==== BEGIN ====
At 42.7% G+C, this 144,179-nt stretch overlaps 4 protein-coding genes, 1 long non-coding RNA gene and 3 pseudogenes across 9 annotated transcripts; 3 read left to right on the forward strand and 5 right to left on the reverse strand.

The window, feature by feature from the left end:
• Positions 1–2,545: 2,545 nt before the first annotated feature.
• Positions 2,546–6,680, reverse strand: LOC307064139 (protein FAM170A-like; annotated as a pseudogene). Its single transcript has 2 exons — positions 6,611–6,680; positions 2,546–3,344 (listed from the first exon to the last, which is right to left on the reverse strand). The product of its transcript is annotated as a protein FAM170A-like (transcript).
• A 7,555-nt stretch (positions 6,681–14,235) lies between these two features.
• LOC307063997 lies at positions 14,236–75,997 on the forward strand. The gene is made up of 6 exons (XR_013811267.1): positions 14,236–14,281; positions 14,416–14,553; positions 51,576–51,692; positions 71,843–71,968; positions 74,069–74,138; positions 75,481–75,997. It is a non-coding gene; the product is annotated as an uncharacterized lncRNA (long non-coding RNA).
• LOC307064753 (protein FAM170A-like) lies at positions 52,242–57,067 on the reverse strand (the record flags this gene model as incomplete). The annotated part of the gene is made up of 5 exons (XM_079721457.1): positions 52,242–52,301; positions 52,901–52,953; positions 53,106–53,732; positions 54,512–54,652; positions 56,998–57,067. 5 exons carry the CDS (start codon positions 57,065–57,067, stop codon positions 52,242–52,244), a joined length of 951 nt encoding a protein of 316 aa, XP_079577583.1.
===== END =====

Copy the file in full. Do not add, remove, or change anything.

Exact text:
At 42.7% G+C, this 144,179-nt stretch overlaps 4 protein-coding genes, 1 long non-coding RNA gene and 3 pseudogenes across 9 annotated transcripts; 3 read left to right on the forward strand and 5 right to left on the reverse strand.

The window, feature by feature from the left end:
• Positions 1–2,545: 2,545 nt before the first annotated feature.
• Positions 2,546–6,680, reverse strand: LOC307064139 (protein FAM170A-like; annotated as a pseudogene). Its single transcript has 2 exons — positions 6,611–6,680; positions 2,546–3,344 (listed from the first exon to the last, which is right to left on the reverse strand). The product of its transcript is annotated as a protein FAM170A-like (transcript).
• A 7,555-nt stretch (positions 6,681–14,235) lies between these two features.
• LOC307063997 lies at positions 14,236–75,997 on the forward strand. The gene is made up of 6 exons (XR_013811267.1): positions 14,236–14,281; positions 14,416–14,553; positions 51,576–51,692; positions 71,843–71,968; positions 74,069–74,138; positions 75,481–75,997. It is a non-coding gene; the product is annotated as an uncharacterized lncRNA (long non-coding RNA).
• LOC307064753 (protein FAM170A-like) lies at positions 52,242–57,067 on the reverse strand (the record flags this gene model as incomplete). The annotated part of the gene is made up of 5 exons (XM_079721457.1): positions 52,242–52,301; positions 52,901–52,953; positions 53,106–53,732; positions 54,512–54,652; positions 56,998–57,067. 5 exons carry the CDS (start codon positions 57,065–57,067, stop codon positions 52,242–52,244), a joined length of 951 nt encoding a protein of 316 aa, XP_079577583.1.